As soldiers moved across the hill, they burned many houses, more than 420 in the two sectors of Mwegereza and Ruhuni according to one count, and pillaged more than 1,500 others. According to witnesses who went to Mwegereza, more than three weeks after the massacre the hill was still a scene of devastation, with the people gone and the houses all burned. One said the air was unbreathable, polluted by smoke and the stench of decomposing bodies. Another witness said that soldiers had also burned and pillaged homes on the nearby hills of Muvumu and Nyabitaka.47
On February 6, the sector chief and some soldiers ordered some local residents to bury thirty-two victims of the January 19 massacre, including sixteen women and children. Some of the victims had been shot, while others had been killed by being clubbed on the head or by being stabbed by bayonet. Victims killed by being clubbed or stabbed are necessarily killed at close range, meaning that the soldiers who killed them must have known that these were unarmed civilians.
Soldiers deliberately killed others in nearby sectors: six at Ruhuni, two at Nyabigozi, and one at Munyinya. According to local people, a number of bodies were left unburied in the surrounding bush and others were disposed of in latrines or other places. The estimate of one government official was that a total of eighty-nine civilians had been wrongfully killed by soldiers on January 19 and 20.48
Soldiers have kept people who fled to safety from returning to harvest crops or to work in their fields. One man said, “The people can’t return to work their fields because soldiers will shoot anyone who comes there. The people are hungry also because there is no humanitarian assistance.” He said also that on one day, February 4, soldiers did tell the people of Kanira, sector Kigamba, zone Nyabitare that they could return home to harvest their crops. “The people came back and spent the day harvesting,” he said. “Then the soldiers came and killed them and took the crops and sold them at Nyabitare.”49 In another incident, soldiers reportedly summarily executed 6 men at Kibandi, sector Nyakirunga, zone Nyabitare, in late January.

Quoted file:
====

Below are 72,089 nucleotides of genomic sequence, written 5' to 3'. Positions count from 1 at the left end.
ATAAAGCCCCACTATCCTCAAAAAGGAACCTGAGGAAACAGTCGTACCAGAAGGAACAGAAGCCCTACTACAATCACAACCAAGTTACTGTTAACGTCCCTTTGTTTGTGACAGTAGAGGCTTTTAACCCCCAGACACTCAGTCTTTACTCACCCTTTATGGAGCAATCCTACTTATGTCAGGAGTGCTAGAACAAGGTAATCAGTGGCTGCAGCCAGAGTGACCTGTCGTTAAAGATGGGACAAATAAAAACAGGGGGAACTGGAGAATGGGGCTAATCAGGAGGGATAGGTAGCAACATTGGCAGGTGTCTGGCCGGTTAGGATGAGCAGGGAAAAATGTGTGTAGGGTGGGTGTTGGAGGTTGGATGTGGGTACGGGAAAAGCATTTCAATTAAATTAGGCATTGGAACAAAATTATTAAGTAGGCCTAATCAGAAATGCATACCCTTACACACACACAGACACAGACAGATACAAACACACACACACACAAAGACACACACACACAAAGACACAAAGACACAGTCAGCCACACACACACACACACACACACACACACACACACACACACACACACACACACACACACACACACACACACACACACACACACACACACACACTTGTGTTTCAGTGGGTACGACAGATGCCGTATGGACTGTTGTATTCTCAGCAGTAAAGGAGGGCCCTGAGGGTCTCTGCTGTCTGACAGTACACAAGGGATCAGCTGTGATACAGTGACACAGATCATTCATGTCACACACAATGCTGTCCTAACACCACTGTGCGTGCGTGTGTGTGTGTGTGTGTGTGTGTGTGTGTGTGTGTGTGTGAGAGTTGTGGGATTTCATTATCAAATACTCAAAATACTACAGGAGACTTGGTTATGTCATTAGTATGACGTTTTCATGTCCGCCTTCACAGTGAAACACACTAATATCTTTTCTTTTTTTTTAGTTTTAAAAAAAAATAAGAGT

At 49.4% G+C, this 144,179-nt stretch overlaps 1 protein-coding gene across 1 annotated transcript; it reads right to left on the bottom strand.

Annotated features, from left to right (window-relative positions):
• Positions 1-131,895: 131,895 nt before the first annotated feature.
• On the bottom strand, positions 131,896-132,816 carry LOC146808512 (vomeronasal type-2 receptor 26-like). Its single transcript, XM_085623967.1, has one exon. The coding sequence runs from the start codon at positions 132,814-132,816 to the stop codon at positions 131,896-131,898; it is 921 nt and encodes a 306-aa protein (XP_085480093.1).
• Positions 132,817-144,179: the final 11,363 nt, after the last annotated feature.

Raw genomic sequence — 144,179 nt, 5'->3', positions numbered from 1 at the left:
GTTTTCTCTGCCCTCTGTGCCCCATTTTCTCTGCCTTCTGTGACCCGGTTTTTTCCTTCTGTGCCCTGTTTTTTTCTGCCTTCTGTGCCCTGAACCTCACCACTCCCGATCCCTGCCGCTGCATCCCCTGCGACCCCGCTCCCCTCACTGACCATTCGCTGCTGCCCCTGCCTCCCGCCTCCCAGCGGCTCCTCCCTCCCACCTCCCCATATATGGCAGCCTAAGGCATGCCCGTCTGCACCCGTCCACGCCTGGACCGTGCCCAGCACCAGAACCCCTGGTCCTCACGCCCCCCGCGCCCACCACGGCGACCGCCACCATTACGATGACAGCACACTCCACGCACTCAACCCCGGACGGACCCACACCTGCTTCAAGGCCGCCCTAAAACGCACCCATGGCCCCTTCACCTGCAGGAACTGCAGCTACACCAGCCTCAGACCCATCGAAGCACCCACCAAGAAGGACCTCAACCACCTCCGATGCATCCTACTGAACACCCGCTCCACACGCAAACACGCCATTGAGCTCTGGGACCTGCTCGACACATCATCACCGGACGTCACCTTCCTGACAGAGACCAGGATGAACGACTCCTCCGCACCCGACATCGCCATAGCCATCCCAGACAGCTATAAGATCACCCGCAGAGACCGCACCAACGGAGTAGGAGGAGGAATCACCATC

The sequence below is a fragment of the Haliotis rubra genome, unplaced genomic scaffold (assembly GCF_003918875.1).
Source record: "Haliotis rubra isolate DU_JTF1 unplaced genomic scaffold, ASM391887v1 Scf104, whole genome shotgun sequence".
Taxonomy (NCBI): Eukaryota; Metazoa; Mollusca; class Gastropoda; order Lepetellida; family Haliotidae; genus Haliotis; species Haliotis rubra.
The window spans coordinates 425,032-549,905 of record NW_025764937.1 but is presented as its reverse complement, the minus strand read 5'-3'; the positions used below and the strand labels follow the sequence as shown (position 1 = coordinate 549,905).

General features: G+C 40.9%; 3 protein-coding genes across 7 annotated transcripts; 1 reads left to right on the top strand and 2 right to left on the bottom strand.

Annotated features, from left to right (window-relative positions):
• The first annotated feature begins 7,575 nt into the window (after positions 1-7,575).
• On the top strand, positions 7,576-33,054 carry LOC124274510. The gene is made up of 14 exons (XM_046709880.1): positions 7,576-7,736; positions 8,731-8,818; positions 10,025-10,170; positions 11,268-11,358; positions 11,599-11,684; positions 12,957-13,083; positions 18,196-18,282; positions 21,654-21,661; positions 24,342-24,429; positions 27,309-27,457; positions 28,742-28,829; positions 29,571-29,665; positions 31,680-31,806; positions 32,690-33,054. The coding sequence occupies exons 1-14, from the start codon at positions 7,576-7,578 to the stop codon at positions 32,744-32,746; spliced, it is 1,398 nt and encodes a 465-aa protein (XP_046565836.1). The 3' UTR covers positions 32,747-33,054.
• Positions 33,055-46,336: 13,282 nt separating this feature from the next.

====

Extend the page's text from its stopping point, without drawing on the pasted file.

One woman said that soldiers are now on the hill where she lived and that she knew of men who had been killed at Kiyagara when they tried to go back to their homes.50 Other witnesses confirmed that soldiers drove people from their homes in order to loot their property. “Soldiers threatened the people at Bitambwe, Kiyagara, Kidibizi, Kaniro and Rugaga and shot at them so they would flee without taking anything with them,” one said. “Then they emptied their houses and took their animals.”51
Government soldiers raped women and girls in the days and weeks after the attack at Mwegereza. Men and women alike spontaneously spoke of rapes by soldiers posing a serious risk to women in the area. One woman gave the names of six women who had been raped in the past month. She said:
The problem of rape continues even today. Women are harassed wherever they have fled. On last Thursday night, soldiers killed the husband of a woman and then raped her so violently that she aborted the baby she was carrying. Immediately after the soldiers fired in the air to keep people from coming to help her.
As soon as soldiers arrive on a hill, they spot where the women and girls are and then come back after dark to rape them. When the soldiers come, everyone flees because they are so traumatized because of these rapes. We have nothing, not even pots to cook with, no place to sleep, all the houses have been burned, everything is devastated.52
A witness said, “Women are hiding because they fear rape.” He gave the details of three cases where women, one of them some seventy years old, had been raped by soldiers. One of the victims was from Mureba, another from Mago, and a third from Mwegereza.53
Human Rights Watch researchers met two women who sought medical attention on February 12 after having been raped by soldiers the week before. A woman who tried to assist the victims said she had reported the cases of rape to the commander of the military post at Bikobi, commune Nyabitsinda, and had even identified the perpetrators. The commander apparently did nothing, but the troops were sent away and replaced by others soon after. One witness said that the new soldiers were no better than the others and at least one woman had to fight off a soldier who tried to rape her within twenty-four hours of his arrival at the post.54
In the past year, both civilian and military officials seemed to condone rather than condemn military attacks on civilians. In August 2002, army spokesman Col. Augustine Nzabampema told a news conference that any civilian who did not flee from rebel forces, often called “assailants,” “will be treated as an assailant.”55 Such a policy violates the fundamental principle of international humanitarian law of distinguishing between combatants and non-combatants. The Ministers of the Interior and Public Security and the former Minister of Defense reportedly voiced similar sentiments.56